Everything we’ve seen of the game so far appears to have a far  more cinematic approach than before. What prompted this, and how does it affect gameplay?

What we’re really trying to do is focus on the key moments of the game to make them as cinematic as possible. We want to show the player the full impact of his actions within the game and let him see what’s really happening around him.

That’s an element we’re really focusing on, and trying to raise it to the highest visual quality possible. But, at the same time, we’re aware that one of the strong points of the Assassin’s Creed games is the freedom that we give players, and we want to make sure that, even as we give that cinematic feeling, it’s not at the cost of the player’s freedom.

It’s really about trying to find the right blend of cinematic moments and the openness of the Assassin’s Creed gameplay for an experience that is really intense and interesting for the player.

The series is famous for letting players interact with famous historical figures. What can you tell us about the new Mocam facial animation system you’ve created to help bring them to life?

One of the elements that’s really interesting about Mocam is that, while  it creates a lot of high-fidelity character expression and movement, the actor doesn’t need to look like the character he’s playing. It’s a system that’s able to interpolate the facial movements of one person and apply them to any model. That gives us a lot of flexibility with our actors.

They’re also able to act with their whole body, as the system isn’t just  limited to the head. Mocam doesn’t create a clash between facial expression and body movement – it’s all integrated. It allows realistic  facial expression, but not at the cost of actor expression as normal mo-cap does.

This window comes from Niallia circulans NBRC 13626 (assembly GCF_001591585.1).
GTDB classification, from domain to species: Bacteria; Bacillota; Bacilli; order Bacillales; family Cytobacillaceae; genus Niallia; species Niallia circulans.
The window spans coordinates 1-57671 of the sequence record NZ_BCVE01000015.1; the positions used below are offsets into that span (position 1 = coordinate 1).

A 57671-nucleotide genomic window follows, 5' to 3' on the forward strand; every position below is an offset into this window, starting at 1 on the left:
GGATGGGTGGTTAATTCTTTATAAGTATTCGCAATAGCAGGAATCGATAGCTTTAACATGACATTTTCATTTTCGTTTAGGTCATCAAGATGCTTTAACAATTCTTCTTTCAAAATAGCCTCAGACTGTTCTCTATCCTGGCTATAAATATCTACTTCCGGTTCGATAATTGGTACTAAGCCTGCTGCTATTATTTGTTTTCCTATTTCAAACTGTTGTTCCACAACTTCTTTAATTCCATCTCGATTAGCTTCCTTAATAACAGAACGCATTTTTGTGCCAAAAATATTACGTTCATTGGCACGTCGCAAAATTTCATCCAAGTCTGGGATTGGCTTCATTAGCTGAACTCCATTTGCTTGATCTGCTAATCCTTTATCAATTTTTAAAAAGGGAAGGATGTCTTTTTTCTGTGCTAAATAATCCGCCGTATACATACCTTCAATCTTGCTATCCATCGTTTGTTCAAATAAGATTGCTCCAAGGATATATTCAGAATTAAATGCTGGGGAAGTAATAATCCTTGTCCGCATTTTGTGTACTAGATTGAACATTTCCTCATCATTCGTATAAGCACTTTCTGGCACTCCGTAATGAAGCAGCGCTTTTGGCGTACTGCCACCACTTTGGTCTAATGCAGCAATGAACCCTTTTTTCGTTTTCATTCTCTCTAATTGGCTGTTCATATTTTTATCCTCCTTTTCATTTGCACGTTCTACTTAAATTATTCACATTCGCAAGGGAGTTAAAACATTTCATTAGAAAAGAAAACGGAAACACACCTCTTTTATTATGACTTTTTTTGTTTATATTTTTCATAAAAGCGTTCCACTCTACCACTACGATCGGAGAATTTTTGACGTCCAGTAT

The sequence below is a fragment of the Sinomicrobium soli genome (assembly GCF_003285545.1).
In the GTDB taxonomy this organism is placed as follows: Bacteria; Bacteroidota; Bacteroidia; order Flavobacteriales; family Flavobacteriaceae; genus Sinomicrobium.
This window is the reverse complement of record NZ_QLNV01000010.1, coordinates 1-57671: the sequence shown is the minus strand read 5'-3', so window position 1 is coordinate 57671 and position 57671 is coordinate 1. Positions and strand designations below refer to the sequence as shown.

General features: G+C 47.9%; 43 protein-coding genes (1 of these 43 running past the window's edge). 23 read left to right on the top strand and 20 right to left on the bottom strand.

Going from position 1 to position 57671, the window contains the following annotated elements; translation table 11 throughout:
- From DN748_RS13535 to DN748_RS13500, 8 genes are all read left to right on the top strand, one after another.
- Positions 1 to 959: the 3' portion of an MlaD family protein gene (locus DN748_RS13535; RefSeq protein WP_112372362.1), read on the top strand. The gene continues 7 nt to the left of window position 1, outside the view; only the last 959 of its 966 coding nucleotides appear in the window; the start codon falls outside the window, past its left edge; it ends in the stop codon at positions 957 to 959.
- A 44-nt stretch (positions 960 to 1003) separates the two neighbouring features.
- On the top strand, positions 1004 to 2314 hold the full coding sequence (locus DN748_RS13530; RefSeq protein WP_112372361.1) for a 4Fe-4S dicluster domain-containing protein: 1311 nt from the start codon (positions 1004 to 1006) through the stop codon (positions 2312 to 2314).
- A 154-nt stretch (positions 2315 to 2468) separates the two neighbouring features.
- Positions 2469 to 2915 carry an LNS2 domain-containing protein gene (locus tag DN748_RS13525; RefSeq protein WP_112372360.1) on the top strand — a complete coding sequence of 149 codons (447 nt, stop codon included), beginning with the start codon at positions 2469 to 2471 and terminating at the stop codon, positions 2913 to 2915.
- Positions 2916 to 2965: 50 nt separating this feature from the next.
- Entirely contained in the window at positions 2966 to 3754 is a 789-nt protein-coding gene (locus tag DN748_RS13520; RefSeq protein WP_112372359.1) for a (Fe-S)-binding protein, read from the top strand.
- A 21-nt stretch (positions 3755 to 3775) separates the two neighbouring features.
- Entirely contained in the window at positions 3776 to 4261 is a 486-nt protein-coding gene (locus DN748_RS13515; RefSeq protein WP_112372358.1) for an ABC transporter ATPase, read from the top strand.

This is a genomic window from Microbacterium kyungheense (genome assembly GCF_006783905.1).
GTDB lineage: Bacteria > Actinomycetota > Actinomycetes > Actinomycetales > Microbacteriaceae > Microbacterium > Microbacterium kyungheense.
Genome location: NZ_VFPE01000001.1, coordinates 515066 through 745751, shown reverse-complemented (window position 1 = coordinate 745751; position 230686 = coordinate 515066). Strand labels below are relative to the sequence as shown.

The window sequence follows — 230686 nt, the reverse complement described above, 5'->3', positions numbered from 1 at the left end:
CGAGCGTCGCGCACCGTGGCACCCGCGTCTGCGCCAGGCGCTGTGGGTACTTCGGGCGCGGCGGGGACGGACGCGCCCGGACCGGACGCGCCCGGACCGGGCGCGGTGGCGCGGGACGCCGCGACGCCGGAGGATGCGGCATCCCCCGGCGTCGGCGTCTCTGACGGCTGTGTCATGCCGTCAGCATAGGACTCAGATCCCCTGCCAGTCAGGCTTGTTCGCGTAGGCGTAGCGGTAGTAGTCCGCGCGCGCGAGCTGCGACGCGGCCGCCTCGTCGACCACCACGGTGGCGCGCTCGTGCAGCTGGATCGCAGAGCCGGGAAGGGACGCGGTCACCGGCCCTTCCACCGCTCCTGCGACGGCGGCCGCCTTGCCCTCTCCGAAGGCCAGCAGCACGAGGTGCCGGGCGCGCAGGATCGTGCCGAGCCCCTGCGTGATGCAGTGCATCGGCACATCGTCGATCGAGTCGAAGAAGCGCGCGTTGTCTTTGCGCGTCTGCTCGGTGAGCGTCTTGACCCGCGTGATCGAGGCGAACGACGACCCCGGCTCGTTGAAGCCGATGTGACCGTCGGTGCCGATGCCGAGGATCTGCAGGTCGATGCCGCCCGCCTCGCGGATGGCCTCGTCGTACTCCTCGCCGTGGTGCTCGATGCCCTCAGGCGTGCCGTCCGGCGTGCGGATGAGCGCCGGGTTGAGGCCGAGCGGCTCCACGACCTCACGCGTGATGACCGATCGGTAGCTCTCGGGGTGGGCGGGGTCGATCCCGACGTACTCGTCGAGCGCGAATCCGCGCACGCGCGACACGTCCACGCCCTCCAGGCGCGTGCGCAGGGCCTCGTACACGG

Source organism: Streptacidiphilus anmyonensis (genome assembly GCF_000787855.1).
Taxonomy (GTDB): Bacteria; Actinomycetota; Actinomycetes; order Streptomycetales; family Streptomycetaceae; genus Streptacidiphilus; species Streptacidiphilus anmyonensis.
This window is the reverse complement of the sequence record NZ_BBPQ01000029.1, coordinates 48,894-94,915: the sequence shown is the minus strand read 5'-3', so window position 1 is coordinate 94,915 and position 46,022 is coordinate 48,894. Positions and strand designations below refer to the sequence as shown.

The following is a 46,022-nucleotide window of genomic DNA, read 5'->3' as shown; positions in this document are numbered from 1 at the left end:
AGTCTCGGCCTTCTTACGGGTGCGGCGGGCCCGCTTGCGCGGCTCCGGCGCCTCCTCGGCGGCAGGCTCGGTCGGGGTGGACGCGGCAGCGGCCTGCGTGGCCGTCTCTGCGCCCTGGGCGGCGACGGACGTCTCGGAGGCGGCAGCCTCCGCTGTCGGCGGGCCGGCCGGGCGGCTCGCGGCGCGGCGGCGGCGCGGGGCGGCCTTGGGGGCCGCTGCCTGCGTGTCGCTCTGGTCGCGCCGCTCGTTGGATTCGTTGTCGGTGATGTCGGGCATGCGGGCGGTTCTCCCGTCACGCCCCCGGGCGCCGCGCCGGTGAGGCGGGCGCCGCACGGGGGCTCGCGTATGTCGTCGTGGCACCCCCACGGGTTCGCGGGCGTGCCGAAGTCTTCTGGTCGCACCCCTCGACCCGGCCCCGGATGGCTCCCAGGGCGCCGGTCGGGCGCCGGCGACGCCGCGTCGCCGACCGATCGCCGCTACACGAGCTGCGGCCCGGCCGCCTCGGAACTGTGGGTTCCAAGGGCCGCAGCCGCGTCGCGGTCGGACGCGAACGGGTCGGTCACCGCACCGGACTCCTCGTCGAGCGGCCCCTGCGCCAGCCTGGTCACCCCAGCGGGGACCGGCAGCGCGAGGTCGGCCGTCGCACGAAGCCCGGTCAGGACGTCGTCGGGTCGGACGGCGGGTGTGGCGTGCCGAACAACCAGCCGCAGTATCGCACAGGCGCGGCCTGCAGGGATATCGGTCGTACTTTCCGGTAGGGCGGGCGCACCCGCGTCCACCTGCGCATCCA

This series has come to be associated with high quality, and each game has improved on just about every aspect of the one before, graphically, narratively and in gameplay. What was the most challenging thing that you had to tackle as you tried to create this ‘finale’ of the Ezio Trilogy? 

That’s quite a hard question, but for me the hardest element is just the scope. The Assassin’s Creed games have such huge scope and so many gameplay systems in them. Our biggest challenge was to be able to find a way not just to expand that scope but make everything feel like it works better.

In that sense, I think one of the core features that we’ve added is the hook blade, which was really hard because it was something that touched both navigation in the world and combat, which are both core to the game.

The way we decided to introduce it is to make sure it was creating a bridge between those two systems – making the navigation faster and  more fluid for players, as well as a way to enter and leave combat. It also had to be very helpful in combat and an improvement to the hidden blade.

It was about finding the right way to consolidate all those existing elements and I think it was a really interesting result. And that was true about all the new features we built into the Assassin’s Creed Revelations, from combat to the dynamic city you play in.